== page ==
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IRIS 2019-8:1/15


 Federal Office for Justice fines Facebook

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Marius Drabiniok

Institute of European Media Law (EMR), Saarbrücken/Brussels

On 3 July 2019, the Bundesamt für Justiz (Federal Office for Justice – BfJ) fined Facebook Ireland Limited EUR 2 million for infringing the Netzwerkdurchsetzungsgesetz (Network Enforcement Act – NetzDG) in its transparency report for the first half of 2018.

Since 1 January 2018, as a social network provider, Facebook has been obliged under Article 2(1) NetzDG to submit a report in German twice a year explaining how it has dealt with complaints about illegal content, and to publish these reports in the Federal Gazette as well ason its own website. According to Article 1(3) NetzDG, unless it is justified, content is unlawful in the sense of paragraph 1 if it meets the criteria laid down in Articles 86, 86a, 89a, 91, 100a, 111, 126, 129 to 129b, 130, 131, 140, 166, 184b in connection with 184d, 185 to 187, 201a, 241 or 269 of the Strafgesetzbuch (Criminal Code).

The reports published on a provider’s own website must be easily recognisable, directly accessible and permanently available. For the purposes of transparency, they must cover the points listed in Article 2(2) NetzDG, including general observations outlining the efforts undertaken by the provider of the social network to prevent criminally punishable activity on its platforms;a description of the mechanisms for submitting complaints about unlawful content and the criteria applied in deciding whether to delete or block unlawful content;the number of incoming complaints about unlawful content during the reporting period;and the number of complaints that resulted in the deletion or blocking of the content at issue during the reporting period, broken down according to criteria such as the reason for the complaint. Under Article 4(1) and (2) NetzDG, the BfJ, as the relevant regulatory body, can issue fines of up to EUR 5 million if a transparency report is inaccurate or incomplete.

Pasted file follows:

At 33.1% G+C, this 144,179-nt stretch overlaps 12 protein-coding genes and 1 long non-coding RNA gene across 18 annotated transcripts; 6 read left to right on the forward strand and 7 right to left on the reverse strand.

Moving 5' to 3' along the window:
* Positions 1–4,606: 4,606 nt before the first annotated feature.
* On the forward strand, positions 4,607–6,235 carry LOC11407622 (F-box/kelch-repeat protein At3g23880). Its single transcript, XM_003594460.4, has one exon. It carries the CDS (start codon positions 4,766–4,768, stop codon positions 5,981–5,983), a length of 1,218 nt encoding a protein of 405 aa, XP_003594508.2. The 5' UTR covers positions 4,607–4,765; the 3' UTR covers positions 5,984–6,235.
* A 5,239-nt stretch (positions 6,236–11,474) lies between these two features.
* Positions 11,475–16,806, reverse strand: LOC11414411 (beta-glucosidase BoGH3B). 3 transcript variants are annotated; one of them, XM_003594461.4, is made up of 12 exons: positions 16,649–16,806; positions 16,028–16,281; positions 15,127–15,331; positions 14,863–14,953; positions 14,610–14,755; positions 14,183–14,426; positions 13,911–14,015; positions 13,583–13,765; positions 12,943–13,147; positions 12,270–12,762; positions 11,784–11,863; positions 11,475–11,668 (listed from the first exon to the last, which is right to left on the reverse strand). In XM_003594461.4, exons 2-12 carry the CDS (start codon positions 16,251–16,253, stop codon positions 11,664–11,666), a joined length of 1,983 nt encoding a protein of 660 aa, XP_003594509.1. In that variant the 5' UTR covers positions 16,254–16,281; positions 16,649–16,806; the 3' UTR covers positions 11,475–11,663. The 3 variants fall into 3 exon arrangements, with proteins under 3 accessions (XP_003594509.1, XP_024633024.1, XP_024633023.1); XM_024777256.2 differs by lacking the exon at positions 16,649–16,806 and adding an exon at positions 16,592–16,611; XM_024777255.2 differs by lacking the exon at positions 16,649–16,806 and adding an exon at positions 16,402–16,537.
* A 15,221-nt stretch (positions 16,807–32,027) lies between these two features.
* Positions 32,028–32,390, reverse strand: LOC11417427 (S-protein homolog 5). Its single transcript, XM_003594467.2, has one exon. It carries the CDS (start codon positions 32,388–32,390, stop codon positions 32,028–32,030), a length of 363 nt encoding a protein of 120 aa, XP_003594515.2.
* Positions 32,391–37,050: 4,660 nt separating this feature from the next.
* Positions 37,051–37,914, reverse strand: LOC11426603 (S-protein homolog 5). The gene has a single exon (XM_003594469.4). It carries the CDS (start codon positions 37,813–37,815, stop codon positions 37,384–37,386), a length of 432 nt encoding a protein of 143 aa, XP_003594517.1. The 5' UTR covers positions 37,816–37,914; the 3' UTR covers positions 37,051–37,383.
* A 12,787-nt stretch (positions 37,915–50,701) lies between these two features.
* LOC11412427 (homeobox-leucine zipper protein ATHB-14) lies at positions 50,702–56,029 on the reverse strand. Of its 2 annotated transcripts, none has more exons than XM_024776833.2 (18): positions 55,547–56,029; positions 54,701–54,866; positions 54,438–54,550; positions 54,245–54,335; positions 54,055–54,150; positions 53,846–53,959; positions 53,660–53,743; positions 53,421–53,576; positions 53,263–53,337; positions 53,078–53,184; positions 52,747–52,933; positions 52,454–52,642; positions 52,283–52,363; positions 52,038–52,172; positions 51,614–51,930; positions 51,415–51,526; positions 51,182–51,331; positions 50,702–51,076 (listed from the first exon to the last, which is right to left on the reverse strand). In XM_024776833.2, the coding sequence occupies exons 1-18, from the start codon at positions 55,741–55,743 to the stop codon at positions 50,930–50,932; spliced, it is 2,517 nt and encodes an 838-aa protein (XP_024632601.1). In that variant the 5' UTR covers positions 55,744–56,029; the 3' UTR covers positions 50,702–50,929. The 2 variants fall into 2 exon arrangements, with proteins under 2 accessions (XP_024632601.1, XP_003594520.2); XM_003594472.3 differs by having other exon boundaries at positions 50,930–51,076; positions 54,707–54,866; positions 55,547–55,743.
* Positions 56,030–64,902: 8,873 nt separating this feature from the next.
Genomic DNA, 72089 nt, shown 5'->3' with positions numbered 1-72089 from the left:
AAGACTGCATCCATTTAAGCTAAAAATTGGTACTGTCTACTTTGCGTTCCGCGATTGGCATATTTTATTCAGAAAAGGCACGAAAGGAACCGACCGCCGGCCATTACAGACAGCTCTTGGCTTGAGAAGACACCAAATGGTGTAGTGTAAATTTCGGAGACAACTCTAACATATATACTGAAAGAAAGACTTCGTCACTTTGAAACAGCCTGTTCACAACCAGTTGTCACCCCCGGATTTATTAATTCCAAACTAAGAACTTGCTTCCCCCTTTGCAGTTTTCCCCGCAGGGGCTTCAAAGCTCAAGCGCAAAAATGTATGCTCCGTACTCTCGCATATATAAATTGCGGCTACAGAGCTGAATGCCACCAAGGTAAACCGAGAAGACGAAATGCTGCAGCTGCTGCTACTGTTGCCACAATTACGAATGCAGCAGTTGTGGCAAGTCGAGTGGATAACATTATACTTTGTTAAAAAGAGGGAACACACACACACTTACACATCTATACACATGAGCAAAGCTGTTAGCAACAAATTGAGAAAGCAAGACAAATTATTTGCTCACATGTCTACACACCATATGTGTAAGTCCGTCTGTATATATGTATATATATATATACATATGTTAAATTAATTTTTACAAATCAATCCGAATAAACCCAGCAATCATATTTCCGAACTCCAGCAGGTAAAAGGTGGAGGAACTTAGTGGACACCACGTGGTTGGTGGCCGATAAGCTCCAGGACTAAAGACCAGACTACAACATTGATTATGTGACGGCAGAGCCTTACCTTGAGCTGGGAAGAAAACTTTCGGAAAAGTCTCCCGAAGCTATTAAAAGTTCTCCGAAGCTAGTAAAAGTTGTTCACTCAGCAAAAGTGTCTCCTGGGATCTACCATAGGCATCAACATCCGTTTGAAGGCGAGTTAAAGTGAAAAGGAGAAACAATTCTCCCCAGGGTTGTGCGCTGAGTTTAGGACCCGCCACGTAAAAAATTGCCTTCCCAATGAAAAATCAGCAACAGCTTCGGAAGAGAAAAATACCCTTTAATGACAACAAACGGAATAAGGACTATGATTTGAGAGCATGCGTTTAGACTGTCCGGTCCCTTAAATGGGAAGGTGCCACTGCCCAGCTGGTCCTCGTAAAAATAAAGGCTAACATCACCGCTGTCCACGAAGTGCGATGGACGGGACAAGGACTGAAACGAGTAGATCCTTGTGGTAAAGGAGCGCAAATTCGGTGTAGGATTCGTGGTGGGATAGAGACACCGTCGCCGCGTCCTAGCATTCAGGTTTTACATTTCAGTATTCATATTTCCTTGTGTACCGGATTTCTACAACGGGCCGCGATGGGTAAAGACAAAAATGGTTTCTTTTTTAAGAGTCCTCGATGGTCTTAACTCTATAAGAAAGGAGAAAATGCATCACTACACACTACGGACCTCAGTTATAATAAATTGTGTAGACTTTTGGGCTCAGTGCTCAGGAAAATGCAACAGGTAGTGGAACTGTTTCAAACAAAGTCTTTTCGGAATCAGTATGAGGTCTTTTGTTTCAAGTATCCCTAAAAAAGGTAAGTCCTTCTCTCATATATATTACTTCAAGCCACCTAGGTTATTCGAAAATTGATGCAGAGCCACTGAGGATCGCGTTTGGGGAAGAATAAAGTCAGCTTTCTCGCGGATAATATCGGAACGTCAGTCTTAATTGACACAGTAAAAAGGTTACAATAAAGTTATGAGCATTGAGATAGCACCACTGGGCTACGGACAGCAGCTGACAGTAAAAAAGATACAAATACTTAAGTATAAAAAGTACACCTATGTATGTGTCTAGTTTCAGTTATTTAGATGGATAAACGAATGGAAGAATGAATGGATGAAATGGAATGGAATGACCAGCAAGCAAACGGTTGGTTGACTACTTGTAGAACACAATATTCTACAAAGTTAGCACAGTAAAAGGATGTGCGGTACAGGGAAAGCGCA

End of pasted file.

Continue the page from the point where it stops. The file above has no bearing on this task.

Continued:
In particular, the BfJ accuses Facebook of listing only a fraction of the complaints filed about unlawful content in the published report, which it blames on an inconsistent system for platform users to submit complaints. For example, Facebook has created a special reporting form for complaints under the NetzDG, while a separate flagging mechanism is used to report infringements of Facebook’s community standards. Problems arose because users wishing to report unlawful content in the sense of the NetzDG often did so via the standard flagging mechanism. The specially created NetzDG form was difficult to find on the provider’s website. In view of discrepancies with the Community Standard Enforcement Report, the BfJ concluded that the transparency report published by Facebook was incomplete, and that, in particular,the obligation to provide information on the number of complaints that had resulted in content being deleted or blocked,asenshrined in Article 2(2)(7) NetzDG, had not been met. Facebook’s own Community Standard Enforcement Report, a separate report fromthe NetzDG transparency report, is designed to demonstrate its progress incombating content that is unlawful or in breach of its community standards. The purpose of the transparency report, namelyto provide as accurate an account as possible of the effectiveness of the complaints mechanism, had therefore been ignored.

The report had also failed to meet Facebook’s obligations under Article 2(2)(4) NetzDG to provide information about the organisationand the procedures for handling complaints. The information published by Facebook failed to provide a rigorous and transparent account of how its internal systems were organised.

Facebook was also accused of reporting inaccurately on measures to report back to complainants (Article 2(2)(9) NetzDG). In the BfJ’s view, the disclosures made did not show whether complainants were informed of the grounds for decisions taken on reported content.

Pressemitteilung des BfJ DE
  Press release of the BfJ    
NetzDG-Transparenzbericht von Facebook DE
  NetzDG-Transparenzbericht von Facebook